The World Health Organisation (WHO) has emphasised the appropriate use of all Personal Protective Equipment (PPE), not only masks, which requires correct and rigorous behaviour from healthcare workers.
The WHO made the recommendation in scientific brief on “Modes of transmission of virus causing COVID-19: implications for IPC precaution recommendations’’, posted on the agency’s website.
The agency said health workers should use PPE, particularly in doffing procedures and hand hygiene practices to protect themselves from contacting the virus.
“WHO also recommends staff training on these recommendations as well as the adequate procurement and availability of the necessary PPE and other supplies and facilities.
“WHO continues to emphasise the utmost importance of frequent hand hygiene, respiratory etiquette, and environmental cleaning and disinfection, as well as the importance of maintaining physical distances.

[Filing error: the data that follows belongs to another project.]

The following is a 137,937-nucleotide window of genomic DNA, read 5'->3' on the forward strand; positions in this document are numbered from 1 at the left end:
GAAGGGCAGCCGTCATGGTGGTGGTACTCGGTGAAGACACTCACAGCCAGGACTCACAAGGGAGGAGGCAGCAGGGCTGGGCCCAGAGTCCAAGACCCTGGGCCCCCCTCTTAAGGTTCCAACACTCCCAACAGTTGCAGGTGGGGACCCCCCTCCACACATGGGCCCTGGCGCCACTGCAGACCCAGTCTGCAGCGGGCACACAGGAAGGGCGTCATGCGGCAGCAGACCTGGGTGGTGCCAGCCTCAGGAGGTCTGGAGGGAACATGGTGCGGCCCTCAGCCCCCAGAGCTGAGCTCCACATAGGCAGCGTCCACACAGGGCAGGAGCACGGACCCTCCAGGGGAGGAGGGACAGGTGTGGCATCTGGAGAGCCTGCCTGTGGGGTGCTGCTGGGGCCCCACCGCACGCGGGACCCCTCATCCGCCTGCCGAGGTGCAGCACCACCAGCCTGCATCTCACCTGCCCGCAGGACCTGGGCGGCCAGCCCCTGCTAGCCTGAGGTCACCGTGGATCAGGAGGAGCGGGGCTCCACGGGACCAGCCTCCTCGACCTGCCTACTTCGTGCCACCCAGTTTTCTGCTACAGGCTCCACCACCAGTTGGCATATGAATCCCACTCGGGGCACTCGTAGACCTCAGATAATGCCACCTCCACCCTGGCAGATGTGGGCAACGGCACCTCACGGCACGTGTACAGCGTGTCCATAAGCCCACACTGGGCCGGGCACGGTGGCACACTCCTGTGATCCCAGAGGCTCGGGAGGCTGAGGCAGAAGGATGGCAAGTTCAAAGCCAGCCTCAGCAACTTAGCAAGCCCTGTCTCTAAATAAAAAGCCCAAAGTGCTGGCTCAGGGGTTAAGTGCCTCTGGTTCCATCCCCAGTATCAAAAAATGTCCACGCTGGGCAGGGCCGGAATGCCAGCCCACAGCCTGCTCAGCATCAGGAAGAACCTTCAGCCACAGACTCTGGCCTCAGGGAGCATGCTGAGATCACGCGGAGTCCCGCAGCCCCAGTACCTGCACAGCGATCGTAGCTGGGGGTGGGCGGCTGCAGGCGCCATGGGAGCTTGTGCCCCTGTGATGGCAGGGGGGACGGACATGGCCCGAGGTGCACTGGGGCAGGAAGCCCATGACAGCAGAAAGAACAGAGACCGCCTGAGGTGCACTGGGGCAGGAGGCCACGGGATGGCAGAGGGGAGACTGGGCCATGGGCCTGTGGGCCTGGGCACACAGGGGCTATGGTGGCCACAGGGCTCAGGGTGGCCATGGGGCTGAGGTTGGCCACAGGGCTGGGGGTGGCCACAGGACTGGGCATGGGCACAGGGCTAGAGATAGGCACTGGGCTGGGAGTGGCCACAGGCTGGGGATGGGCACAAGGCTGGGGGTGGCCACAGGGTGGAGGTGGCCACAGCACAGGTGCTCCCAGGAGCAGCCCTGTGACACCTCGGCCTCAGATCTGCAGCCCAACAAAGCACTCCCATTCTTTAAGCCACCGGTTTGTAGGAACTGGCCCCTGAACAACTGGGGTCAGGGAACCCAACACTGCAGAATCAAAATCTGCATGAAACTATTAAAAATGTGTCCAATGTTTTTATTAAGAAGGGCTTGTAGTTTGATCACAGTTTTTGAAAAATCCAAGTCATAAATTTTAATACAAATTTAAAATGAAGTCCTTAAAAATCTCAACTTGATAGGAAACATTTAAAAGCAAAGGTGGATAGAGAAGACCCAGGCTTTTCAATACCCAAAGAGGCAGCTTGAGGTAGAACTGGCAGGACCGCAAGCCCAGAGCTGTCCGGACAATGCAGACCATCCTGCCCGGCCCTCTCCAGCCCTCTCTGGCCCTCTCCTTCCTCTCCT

“The agency emphasises maintaining physical distances and avoidance of close, unprotected contact with people with fever or respiratory symptoms.’’
In addition, it said WHO would continue to recommend droplet and contact precautions for those people caring for COVID-19 patients and contact and airborne precautions for circumstances and settings in which aerosol generating procedures are performed.
According to current evidence, COVID-19 virus is transmitted between people through respiratory droplets and contact routes.
“Droplet transmission occurs when a person is in close contact (within 1 m) with someone who has respiratory symptoms (e.g. coughing or sneezing,)
“The person is therefore at risk of having his/her mucosae (mouth and nose) or conjunctiva (eyes) exposed to potentially infective respiratory droplets.
“Droplet transmission may also occur through fomites in the immediate environment around the infected person.
“Therefore, transmission of the COVID-19 virus can occur by direct contact with infected people and indirect contact with surfaces in the immediate environment or with objects used on the infected person (e.g. stethoscope or thermometer).’’